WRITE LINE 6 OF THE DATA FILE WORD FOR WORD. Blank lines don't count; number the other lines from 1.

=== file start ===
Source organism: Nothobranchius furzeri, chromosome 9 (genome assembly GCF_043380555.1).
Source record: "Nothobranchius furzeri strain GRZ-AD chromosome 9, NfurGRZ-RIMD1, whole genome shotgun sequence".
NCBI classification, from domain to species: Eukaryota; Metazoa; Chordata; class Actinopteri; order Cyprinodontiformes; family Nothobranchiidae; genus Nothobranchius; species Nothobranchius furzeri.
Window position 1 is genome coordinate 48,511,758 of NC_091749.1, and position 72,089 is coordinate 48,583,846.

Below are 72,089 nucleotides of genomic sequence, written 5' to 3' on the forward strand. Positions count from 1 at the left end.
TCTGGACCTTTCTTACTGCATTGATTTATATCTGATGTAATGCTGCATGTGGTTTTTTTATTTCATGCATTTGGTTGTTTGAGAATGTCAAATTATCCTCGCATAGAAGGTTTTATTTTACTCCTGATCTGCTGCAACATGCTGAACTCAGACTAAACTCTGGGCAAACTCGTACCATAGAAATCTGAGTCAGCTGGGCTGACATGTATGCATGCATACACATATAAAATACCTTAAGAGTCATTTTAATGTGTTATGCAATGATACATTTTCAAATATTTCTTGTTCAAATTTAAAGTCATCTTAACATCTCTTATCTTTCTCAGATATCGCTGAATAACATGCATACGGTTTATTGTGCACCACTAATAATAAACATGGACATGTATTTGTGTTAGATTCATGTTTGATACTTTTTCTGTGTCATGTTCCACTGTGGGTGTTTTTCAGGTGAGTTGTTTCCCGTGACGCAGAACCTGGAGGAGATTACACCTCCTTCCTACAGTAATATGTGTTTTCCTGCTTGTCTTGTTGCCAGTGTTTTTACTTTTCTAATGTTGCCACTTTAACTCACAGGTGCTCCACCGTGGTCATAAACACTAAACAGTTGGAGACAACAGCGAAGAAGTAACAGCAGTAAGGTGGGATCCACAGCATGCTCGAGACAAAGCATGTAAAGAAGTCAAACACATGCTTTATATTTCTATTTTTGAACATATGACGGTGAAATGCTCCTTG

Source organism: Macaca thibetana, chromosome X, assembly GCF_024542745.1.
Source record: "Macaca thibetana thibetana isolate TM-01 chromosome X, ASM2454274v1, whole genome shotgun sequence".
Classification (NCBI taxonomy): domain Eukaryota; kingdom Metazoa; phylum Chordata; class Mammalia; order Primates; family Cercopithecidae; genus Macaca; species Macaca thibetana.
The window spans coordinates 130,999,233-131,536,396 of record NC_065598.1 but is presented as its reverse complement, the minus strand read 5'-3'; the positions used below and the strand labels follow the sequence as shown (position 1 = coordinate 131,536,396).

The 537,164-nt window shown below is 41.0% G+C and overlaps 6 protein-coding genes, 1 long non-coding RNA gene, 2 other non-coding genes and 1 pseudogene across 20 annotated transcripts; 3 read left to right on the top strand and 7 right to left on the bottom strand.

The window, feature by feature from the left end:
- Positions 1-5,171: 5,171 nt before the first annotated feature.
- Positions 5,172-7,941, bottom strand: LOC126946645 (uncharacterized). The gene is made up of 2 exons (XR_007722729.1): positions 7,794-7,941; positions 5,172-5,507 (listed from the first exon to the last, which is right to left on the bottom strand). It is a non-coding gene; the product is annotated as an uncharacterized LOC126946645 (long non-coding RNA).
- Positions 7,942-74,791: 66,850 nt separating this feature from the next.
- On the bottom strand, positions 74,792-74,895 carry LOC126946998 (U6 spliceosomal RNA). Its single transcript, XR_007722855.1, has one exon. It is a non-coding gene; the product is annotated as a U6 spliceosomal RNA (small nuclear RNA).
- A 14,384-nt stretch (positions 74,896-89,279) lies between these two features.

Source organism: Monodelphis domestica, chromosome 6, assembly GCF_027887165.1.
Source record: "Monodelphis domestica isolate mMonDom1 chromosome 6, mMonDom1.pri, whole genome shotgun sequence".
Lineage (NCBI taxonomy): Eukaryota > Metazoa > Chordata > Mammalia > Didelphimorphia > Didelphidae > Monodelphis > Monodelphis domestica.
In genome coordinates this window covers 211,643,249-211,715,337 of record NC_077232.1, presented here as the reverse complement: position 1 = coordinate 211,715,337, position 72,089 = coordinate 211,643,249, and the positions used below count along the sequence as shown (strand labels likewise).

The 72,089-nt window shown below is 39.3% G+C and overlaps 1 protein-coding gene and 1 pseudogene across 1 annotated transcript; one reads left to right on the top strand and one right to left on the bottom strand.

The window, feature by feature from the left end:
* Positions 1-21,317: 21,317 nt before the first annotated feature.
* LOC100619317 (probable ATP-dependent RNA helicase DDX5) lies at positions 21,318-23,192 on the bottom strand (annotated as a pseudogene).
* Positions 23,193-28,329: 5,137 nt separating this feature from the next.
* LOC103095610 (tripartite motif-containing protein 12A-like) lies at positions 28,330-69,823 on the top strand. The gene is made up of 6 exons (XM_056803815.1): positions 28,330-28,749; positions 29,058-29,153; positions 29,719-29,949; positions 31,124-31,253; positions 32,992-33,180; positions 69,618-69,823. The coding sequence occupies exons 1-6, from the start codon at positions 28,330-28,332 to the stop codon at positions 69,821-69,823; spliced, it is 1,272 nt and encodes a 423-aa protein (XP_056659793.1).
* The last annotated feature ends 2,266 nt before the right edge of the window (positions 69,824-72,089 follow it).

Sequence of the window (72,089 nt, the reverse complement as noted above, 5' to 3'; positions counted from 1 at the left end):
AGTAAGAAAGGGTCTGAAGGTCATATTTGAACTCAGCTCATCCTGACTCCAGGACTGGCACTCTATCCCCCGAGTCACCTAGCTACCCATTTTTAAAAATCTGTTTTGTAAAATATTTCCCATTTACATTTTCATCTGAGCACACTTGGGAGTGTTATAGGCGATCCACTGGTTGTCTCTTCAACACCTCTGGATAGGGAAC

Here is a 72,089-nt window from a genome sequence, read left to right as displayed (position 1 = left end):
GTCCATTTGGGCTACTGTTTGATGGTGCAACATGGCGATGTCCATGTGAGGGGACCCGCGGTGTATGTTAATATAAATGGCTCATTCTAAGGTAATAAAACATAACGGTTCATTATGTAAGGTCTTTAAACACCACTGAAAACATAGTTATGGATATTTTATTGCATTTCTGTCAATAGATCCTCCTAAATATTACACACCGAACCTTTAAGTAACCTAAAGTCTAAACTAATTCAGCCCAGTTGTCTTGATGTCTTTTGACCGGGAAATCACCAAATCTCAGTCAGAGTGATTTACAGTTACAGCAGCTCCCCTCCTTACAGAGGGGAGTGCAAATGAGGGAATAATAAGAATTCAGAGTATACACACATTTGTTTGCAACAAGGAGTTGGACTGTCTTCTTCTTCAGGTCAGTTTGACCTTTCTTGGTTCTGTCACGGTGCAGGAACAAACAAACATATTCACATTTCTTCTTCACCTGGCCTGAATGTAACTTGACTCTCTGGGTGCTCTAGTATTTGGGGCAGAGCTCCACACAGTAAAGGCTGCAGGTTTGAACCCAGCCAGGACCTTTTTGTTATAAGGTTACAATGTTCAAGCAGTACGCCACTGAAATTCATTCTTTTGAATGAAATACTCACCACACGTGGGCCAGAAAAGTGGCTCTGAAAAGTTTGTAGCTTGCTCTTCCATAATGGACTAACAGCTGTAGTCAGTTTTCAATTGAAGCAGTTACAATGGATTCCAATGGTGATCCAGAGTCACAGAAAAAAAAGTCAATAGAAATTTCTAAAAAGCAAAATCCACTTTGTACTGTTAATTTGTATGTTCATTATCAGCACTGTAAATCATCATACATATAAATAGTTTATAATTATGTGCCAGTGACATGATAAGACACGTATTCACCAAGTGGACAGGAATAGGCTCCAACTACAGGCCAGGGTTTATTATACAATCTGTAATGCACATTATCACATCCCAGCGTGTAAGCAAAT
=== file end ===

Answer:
TCTGGACCTTTCTTACTGCATTGATTTATATCTGATGTAATGCTGCATGTGGTTTTTTTATTTCATGCATTTGGTTGTTTGAGAATGTCAAATTATCCTCGCATAGAAGGTTTTATTTTACTCCTGATCTGCTGCAACATGCTGAACTCAGACTAAACTCTGGGCAAACTCGTACCATAGAAATCTGAGTCAGCTGGGCTGACATGTATGCATGCATACACATATAAAATACCTTAAGAGTCATTTTAATGTGTTATGCAATGATACATTTTCAAATATTTCTTGTTCAAATTTAAAGTCATCTTAACATCTCTTATCTTTCTCAGATATCGCTGAATAACATGCATACGGTTTATTGTGCACCACTAATAATAAACATGGACATGTATTTGTGTTAGATTCATGTTTGATACTTTTTCTGTGTCATGTTCCACTGTGGGTGTTTTTCAGGTGAGTTGTTTCCCGTGACGCAGAACCTGGAGGAGATTACACCTCCTTCCTACAGTAATATGTGTTTTCCTGCTTGTCTTGTTGCCAGTGTTTTTACTTTTCTAATGTTGCCACTTTAACTCACAGGTGCTCCACCGTGGTCATAAACACTAAACAGTTGGAGACAACAGCGAAGAAGTAACAGCAGTAAGGTGGGATCCACAGCATGCTCGAGACAAAGCATGTAAAGAAGTCAAACACATGCTTTATATTTCTATTTTTGAACATATGACGGTGAAATGCTCCTTG